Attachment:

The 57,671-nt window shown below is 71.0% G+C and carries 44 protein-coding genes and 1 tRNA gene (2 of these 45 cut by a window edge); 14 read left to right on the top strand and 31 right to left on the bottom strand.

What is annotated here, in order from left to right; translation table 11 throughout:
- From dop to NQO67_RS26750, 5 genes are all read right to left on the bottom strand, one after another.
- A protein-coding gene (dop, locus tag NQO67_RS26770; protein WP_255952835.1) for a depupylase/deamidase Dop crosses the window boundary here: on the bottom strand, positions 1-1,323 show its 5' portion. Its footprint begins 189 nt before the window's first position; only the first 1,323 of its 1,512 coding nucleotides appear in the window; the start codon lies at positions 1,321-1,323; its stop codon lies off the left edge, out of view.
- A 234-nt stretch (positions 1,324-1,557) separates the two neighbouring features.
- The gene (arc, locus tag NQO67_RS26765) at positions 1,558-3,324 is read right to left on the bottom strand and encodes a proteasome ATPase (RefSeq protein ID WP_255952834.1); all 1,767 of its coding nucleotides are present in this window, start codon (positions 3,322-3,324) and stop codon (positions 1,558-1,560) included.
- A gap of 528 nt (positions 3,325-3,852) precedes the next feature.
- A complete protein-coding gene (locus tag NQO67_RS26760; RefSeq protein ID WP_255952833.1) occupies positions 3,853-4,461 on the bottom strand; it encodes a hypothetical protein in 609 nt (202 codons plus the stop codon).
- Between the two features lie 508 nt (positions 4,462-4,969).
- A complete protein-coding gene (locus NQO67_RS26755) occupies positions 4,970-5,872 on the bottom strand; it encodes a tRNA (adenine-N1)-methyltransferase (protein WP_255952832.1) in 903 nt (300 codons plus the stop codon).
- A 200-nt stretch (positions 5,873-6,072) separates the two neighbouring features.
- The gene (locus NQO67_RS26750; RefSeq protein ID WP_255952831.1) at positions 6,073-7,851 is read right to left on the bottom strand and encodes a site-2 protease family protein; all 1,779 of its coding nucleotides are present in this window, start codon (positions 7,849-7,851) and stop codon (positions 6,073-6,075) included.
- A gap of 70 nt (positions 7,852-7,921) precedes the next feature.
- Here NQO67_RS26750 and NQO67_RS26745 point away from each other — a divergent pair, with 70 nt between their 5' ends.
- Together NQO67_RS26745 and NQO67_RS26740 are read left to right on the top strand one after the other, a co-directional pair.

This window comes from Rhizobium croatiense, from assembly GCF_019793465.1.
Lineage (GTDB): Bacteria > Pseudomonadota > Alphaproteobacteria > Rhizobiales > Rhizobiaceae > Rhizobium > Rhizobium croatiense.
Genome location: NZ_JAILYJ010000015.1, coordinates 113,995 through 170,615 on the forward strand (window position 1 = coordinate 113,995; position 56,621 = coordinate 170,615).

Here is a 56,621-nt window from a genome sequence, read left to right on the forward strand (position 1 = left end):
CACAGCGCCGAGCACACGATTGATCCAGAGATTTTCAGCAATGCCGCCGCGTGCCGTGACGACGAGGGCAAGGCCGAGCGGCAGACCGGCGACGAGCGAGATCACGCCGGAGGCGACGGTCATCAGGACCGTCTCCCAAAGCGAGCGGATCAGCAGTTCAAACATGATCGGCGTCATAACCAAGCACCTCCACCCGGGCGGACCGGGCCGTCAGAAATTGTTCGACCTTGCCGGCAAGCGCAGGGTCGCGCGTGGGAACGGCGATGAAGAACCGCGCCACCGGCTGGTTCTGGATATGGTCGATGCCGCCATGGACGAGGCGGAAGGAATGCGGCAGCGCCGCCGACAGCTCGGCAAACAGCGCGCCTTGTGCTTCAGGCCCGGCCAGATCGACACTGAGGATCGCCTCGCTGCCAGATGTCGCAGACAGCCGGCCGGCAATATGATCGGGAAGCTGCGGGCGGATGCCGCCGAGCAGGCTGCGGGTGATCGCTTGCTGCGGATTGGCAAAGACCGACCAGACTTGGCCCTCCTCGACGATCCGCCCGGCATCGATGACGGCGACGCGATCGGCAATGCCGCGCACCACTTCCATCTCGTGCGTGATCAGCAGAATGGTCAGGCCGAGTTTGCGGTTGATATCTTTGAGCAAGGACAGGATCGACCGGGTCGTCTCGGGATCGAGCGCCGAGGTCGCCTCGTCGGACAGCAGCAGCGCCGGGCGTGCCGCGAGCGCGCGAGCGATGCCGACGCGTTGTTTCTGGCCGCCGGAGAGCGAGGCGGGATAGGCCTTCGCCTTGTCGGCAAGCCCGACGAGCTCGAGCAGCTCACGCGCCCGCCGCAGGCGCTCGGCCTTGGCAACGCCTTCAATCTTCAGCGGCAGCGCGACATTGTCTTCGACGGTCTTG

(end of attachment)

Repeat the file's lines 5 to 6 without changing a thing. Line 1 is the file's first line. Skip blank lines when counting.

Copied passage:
- A 234-nt stretch (positions 1,324-1,557) separates the two neighbouring features.
- The gene (arc, locus tag NQO67_RS26765) at positions 1,558-3,324 is read right to left on the bottom strand and encodes a proteasome ATPase (RefSeq protein ID WP_255952834.1); all 1,767 of its coding nucleotides are present in this window, start codon (positions 3,322-3,324) and stop codon (positions 1,558-1,560) included.